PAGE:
That reminds us that we as Christians, if we are to have the effect of giving taste, must be totally inserted in our societies. We have to resist any temptation, as Christians, to withdraw and separate ourselves from the world. It is a temptation we can easily fall into and there are many places in our cities where the Church is absent nowadays. There is no salt there. In our commercial districts, in our industrial areas, in our entertainment and media centres, where is the visible Christian presence?
Other images used by Jesus today include being the “light of the world” or being a city built on top of a hill. There is no way it can be hidden; it sticks out like a sore thumb. And what is the point of lighting a candle and then covering it over with a tub? You light a candle to give light so that people can see their way and will not fall. To be baptised and to go into virtual hiding is like lighting and then covering up a candle.
Finally, Jesus gives us the reason for making ourselves so visible. It is so that people may see our good works? In order that we can bask in their admiration and wonder? No, but so that they will be led through us to the God who made them, who loves them and wants to lead them to himself.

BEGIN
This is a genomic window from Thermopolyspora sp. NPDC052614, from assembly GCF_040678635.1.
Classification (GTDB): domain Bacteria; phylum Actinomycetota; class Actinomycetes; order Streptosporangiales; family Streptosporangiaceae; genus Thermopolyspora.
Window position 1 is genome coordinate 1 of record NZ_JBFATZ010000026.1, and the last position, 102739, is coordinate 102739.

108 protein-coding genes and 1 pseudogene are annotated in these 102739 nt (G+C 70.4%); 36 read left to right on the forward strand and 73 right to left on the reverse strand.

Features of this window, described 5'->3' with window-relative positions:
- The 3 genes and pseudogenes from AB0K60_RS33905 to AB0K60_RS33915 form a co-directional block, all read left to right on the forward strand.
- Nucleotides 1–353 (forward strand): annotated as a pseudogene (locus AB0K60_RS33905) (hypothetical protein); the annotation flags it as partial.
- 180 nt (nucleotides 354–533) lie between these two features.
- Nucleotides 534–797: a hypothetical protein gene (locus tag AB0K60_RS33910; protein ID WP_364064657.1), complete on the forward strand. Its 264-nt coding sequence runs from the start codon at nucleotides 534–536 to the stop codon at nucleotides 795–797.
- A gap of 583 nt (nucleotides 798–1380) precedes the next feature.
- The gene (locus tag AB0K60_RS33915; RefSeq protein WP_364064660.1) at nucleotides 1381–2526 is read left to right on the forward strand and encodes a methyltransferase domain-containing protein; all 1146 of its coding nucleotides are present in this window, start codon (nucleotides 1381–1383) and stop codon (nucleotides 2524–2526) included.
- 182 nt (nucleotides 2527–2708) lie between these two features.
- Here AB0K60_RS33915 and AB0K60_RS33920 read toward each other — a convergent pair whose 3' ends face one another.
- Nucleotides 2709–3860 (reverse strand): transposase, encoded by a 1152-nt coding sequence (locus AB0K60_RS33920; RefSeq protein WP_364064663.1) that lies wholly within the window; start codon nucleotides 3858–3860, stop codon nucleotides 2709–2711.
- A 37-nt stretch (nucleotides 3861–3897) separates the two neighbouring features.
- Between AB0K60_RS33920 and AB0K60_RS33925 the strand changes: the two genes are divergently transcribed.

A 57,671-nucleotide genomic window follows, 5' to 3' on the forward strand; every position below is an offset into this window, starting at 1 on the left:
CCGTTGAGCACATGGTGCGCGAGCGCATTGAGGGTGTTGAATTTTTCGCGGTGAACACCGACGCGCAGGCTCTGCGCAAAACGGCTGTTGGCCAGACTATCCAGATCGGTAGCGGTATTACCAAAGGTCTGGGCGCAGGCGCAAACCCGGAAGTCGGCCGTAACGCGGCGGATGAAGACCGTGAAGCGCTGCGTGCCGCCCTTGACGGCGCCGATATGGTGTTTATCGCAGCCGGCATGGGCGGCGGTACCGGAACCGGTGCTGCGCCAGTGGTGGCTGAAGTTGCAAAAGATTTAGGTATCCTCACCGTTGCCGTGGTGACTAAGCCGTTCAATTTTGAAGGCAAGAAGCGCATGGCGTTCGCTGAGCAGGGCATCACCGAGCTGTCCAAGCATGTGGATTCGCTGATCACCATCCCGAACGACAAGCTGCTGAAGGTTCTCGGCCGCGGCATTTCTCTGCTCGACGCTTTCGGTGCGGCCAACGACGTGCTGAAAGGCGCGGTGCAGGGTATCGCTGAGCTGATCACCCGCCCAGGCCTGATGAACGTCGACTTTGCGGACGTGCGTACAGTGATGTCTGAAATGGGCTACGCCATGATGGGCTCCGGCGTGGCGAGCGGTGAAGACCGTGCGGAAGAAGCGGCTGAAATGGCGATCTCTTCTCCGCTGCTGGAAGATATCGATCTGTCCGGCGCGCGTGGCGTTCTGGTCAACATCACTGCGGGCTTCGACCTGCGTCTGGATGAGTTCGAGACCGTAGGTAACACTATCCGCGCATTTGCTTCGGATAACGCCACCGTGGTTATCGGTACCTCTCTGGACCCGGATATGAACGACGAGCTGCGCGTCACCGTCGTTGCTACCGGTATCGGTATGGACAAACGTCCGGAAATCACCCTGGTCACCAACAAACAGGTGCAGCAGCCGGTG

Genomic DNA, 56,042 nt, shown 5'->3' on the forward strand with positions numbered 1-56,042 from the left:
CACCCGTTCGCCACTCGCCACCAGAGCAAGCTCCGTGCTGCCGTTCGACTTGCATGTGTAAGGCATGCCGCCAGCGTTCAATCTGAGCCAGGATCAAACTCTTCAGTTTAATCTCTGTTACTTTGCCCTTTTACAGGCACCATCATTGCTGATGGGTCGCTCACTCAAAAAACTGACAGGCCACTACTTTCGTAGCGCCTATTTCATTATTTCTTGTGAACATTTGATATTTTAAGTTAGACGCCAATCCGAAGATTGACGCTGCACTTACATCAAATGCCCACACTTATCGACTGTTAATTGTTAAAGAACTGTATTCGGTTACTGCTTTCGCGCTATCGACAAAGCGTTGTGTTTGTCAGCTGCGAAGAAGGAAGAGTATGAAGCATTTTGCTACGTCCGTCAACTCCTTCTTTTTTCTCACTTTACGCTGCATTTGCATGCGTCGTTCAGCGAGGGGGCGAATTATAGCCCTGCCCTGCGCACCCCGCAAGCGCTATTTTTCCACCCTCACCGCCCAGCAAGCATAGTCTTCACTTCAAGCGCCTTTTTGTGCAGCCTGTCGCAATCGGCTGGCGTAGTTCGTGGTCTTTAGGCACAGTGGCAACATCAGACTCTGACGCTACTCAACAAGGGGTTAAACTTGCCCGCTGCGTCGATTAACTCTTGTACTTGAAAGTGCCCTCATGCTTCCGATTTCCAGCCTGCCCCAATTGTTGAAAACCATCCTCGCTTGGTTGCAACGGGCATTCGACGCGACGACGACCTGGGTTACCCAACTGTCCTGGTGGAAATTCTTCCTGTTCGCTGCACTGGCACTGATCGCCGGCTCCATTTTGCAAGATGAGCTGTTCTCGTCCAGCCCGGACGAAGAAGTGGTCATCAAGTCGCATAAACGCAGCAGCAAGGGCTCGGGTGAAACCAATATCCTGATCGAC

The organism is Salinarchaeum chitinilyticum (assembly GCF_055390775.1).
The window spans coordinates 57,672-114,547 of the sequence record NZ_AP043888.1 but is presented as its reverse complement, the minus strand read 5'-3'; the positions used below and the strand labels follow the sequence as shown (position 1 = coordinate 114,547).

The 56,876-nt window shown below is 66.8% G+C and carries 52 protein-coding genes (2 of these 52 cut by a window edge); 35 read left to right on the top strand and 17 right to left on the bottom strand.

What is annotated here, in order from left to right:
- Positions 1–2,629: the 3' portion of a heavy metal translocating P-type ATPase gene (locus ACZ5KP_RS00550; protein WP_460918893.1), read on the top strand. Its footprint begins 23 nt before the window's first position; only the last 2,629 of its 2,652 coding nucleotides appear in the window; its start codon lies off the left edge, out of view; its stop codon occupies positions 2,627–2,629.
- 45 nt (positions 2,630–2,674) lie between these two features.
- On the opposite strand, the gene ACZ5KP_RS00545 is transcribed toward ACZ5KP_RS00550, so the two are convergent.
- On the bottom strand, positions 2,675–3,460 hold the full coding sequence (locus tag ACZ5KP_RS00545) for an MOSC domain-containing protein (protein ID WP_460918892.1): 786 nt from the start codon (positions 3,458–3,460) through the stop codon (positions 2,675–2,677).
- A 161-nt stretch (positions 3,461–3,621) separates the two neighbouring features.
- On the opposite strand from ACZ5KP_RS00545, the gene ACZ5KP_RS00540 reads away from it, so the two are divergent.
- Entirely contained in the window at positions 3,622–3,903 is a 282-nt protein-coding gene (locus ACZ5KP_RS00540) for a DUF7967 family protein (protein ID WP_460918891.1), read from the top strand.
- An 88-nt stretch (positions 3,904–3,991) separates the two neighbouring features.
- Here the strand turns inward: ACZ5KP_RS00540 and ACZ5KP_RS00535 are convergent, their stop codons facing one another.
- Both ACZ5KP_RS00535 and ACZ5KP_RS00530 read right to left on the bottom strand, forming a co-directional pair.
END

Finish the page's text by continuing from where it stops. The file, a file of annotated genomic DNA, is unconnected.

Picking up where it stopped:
It is for us today to reflect on how visible our Christian faith is to others both as individuals, as families, as members of a Christian group, as parishioners, as a diocese.
Are there people or places in our area where a Christian witness is for all intents and purposes absent. Can we do anything about that?


Sarah in the tent said...

The widow and her son

Sidon is a coastal city, so it seems strange that a widow and her son are facing starvation there, when the seas teem with fish and the beaches provide food too.